The objective of this analysis is to examine political party leadership with reference to the rules and results of its selection process in post-communist Poland. The exploration of these matters is based on qualitative and quantitative data concerning 16 different political parties and 80 selections they conducted in the years 1990-2013. The comprehensive research methods employed for this study ranged from in-depth analysis of particular election results to analysis of constitutional and structural party variations. This extensive investigation enables the reader to draw conclusions about Polish intra-party politics and to understand the vetting processes that Polish politicians must undergo. The findings indicate that political parties tend to address wider selectorates; and that the rules of selection are transparent, democratic, and empirically predictable.
Trust in political institutions is an important issue in contemporary democracies, as it contributes to democratic regimes’ legitimacy and sustainability. This paper investigates what effects corruption, political allegiance, and the post-communist history of a country have on political trust. Political trust is measured as trust towards parliament, political parties, and politicians. Both individual-and country-level factors are included in the analytical model in order to account for the personal and contextual characteristics that might shape political trust. This research employs the multilevel modelling for empirical analysis. The results show that the winner effect and corruption perception impact are relatively strongly affecting political trust. Surprisingly, the post-communist history of a country seems to play no significant role in driving political trust. The concluding part links the findings of this study back to the theory and draws several implications not only for the future research but also the real world of policies and politics.
The article presents the results of research on the congruence of the political representation formed in elections held in the years 2009-2011 in Poland. The election cycle included the European Parliamentary elections in 2009, the Polish presidential election, elections to local government in 2010, and the parliamentary elections in 2011. The median citizen, median voter, and their positions on the left-right scale were used as tools for examining congruence. Studies have proven that in Poland, the median citizen and the median voter are positioned on the right side of the left-right scale. The legislature and executive authorities chosen in the elections are located left of the median citizen and the median voter. Studies have not demonstrated the existence of any impact of the electoral system on the positioning of the median citizen and the median voter.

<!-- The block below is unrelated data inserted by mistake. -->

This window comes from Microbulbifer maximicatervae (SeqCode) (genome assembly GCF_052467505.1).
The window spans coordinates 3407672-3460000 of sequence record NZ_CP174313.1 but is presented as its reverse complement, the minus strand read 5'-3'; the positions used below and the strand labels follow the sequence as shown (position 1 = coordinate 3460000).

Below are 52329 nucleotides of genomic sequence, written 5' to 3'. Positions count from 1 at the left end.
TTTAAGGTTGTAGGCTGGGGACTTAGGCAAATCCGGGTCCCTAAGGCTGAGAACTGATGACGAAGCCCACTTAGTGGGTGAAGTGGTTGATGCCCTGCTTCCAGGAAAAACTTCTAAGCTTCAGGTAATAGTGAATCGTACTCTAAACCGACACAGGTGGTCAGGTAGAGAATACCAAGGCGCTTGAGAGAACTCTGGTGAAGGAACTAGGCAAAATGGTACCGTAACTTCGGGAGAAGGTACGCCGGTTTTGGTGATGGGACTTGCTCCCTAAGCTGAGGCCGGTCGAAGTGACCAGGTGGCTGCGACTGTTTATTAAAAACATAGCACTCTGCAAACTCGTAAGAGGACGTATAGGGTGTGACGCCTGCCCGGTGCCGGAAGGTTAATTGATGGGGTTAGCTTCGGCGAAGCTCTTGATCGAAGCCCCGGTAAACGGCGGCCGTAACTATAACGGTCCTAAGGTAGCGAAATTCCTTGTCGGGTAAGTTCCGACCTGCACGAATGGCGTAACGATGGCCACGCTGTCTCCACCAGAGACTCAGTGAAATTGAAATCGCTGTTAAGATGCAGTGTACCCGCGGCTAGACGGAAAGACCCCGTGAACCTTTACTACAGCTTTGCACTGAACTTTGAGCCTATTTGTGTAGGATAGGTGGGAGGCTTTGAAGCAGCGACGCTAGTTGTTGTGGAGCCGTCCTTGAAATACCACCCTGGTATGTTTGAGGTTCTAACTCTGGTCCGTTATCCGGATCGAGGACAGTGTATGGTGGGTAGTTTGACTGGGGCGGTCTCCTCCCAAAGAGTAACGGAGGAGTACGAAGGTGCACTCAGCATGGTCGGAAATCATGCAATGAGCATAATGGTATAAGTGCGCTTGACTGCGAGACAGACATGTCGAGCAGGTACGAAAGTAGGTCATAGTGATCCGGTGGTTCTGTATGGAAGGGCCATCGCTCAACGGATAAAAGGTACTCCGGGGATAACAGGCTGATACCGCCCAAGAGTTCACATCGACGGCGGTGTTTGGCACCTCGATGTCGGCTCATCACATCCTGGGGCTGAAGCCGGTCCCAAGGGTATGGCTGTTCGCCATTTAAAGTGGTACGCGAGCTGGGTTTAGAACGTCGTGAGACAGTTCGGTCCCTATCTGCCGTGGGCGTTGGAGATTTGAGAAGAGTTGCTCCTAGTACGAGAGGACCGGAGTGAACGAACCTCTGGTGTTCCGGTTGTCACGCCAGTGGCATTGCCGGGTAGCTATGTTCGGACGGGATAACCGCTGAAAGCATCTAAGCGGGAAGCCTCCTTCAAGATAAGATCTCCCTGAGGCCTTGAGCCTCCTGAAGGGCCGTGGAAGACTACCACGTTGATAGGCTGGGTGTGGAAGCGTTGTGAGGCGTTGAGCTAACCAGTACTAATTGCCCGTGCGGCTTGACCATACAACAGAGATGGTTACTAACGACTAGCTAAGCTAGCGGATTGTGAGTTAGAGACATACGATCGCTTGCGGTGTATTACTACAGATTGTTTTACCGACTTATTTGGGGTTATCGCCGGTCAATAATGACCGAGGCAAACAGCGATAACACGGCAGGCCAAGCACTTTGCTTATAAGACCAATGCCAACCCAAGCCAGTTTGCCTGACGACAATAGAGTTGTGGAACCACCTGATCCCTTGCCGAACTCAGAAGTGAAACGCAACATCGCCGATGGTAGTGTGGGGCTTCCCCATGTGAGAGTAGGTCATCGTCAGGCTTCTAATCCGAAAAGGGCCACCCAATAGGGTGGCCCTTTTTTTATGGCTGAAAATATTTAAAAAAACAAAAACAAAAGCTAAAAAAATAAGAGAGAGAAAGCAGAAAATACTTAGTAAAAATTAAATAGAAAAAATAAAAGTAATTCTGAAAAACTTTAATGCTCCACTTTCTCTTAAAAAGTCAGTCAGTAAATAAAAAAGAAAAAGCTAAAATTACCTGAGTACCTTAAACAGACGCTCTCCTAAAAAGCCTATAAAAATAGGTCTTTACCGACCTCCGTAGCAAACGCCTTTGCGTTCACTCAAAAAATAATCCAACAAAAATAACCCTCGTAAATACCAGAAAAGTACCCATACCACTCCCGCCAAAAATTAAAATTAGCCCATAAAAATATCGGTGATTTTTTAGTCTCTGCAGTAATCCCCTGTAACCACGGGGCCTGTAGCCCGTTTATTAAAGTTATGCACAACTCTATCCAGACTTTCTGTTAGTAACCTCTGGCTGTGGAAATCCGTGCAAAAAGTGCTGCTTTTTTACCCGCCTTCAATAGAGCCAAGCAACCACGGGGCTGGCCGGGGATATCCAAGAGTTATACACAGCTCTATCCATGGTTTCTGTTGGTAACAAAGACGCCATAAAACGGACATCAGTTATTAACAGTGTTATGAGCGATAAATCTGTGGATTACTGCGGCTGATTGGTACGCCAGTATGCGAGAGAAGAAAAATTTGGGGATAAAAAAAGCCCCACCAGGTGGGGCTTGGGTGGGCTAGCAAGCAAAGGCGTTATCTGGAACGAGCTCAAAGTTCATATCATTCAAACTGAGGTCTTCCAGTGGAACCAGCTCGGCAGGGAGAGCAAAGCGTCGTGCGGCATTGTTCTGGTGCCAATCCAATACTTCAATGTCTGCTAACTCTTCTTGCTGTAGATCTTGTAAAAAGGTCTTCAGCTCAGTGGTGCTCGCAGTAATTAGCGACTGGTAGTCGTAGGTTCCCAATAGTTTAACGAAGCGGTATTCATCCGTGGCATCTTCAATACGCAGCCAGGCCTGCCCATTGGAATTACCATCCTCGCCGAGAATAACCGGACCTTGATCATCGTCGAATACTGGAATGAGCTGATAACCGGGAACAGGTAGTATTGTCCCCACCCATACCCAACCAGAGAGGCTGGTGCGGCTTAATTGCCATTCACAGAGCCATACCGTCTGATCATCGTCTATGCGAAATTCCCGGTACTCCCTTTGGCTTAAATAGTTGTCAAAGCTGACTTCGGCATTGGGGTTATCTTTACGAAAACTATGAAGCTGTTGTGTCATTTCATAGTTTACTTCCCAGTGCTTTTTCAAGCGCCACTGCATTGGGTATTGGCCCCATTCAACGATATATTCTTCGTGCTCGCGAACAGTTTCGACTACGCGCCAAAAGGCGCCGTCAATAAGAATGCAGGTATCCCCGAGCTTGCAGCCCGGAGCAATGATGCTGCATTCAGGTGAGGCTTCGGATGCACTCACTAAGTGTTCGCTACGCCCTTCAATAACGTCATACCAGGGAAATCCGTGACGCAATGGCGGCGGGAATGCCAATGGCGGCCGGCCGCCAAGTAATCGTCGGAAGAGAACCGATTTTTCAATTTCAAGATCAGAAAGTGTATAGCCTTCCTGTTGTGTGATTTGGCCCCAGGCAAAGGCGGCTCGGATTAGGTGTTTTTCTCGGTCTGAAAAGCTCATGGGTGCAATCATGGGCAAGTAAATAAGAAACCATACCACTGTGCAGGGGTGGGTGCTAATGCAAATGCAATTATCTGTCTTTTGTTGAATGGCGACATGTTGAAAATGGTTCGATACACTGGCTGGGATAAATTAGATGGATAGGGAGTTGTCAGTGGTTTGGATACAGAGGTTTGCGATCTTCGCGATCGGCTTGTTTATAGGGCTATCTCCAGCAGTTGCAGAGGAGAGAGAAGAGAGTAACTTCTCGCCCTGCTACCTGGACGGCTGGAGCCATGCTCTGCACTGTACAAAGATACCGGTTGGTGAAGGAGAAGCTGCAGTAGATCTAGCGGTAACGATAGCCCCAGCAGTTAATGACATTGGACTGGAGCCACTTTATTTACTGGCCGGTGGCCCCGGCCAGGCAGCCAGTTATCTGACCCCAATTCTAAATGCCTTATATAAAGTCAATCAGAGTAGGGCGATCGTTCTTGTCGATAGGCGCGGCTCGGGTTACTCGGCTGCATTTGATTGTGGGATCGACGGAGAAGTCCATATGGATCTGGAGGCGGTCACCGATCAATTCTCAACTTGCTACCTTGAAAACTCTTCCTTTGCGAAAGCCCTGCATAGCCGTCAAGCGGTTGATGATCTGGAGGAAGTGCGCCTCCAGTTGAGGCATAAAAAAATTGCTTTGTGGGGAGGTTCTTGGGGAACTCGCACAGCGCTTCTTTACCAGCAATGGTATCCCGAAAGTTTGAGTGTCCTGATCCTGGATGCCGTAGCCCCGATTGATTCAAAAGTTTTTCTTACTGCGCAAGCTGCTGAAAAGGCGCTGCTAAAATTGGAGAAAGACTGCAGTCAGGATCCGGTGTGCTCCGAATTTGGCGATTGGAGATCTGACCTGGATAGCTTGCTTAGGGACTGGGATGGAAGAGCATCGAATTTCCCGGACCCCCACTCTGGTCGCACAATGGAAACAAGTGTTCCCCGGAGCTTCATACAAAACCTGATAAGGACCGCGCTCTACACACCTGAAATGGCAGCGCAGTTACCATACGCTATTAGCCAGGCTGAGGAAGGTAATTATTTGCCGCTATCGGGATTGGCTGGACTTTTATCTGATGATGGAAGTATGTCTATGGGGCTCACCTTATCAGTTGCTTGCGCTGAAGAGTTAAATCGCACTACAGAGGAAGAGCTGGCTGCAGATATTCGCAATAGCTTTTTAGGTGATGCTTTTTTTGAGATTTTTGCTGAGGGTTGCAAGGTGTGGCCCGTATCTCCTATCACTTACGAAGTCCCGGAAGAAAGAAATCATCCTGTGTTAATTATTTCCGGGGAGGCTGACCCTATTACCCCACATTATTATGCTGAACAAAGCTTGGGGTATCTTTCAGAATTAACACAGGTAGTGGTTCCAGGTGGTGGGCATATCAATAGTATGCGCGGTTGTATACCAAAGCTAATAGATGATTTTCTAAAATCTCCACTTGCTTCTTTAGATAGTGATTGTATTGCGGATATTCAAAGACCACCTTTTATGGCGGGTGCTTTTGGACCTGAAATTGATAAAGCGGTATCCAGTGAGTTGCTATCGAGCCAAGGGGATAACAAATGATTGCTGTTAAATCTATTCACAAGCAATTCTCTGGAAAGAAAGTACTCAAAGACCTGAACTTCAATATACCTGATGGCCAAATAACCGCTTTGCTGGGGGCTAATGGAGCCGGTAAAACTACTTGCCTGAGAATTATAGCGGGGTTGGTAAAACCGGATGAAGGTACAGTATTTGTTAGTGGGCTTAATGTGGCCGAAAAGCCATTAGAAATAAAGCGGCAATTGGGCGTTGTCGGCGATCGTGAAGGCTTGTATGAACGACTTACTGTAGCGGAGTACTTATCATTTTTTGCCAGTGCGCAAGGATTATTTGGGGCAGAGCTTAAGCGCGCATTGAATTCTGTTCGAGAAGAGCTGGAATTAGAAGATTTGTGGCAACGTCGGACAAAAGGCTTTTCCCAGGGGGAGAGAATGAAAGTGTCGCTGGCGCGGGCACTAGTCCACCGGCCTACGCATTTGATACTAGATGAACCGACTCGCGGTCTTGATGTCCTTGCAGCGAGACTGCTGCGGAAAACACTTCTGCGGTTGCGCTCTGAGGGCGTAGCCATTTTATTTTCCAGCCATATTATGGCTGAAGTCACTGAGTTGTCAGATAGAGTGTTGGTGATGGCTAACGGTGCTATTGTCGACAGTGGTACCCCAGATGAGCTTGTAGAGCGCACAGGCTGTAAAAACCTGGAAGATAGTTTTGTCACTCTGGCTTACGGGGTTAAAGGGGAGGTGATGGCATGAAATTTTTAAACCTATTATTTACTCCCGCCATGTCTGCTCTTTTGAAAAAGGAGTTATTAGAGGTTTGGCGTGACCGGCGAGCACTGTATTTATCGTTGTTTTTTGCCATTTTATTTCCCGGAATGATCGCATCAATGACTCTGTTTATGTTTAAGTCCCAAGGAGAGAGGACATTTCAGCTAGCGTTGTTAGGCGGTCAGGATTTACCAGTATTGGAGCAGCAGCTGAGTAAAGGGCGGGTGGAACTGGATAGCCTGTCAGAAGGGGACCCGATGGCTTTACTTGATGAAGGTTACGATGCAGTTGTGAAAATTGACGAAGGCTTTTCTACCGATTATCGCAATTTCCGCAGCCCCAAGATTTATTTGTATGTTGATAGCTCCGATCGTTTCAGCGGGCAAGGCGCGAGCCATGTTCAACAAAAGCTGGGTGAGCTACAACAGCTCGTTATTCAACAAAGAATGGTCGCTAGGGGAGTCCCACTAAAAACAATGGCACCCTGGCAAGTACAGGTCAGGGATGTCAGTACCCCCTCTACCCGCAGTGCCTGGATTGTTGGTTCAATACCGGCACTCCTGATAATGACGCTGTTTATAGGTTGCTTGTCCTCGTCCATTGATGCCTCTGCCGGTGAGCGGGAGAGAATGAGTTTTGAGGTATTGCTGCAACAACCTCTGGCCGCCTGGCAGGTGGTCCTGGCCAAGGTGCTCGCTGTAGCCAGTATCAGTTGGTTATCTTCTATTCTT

University entrepreneurship is an idea that has gained a significant amount of support globally in the last 30 years and is seen as promoting reinvention, revitalisation, and simply remuneration for the universities themselves and their regions at large. But as universities begin to ramp up their technology transfer activities and start to commercialise their research, it is important to consider the regional context and the regional impacts that this can have. Technology transfer is important, but to truly transform economic “catch-up” regions to future leading regions, it cannot be the only goal of university entrepreneurship. As a result, larger perspective and more government, business, and university collaboration is needed. Using Poland as a focus area, this paper will summarise the concept and development of the entrepreneurial university and the policies needed for success, and show that the technology transfer activity of the university should be considered just one element of regional development strategies. It concludes with policy recommendations that may be useful for Poland and other regions.
The use of information and communication technology in electoral processes has become commonplace, being seen simply as another tool in the hands of policy-makers to improve the quality and effectiveness of public policy and representation. There have been diverse experiences in this area, and the instances in which ICT has been used in the mentioned processes differ. This article analyses and evaluates systematically, for the first time in literature, the incorporation of ICT when voting from abroad, paying attention to the practices of some of those countries that have implemented these technologies in one way or another, into their voting processes. Hence, by introducing the Electronic Voting From Abroad Index, this paper observes at which phase of the process the technology is being used and how this vary from country to country.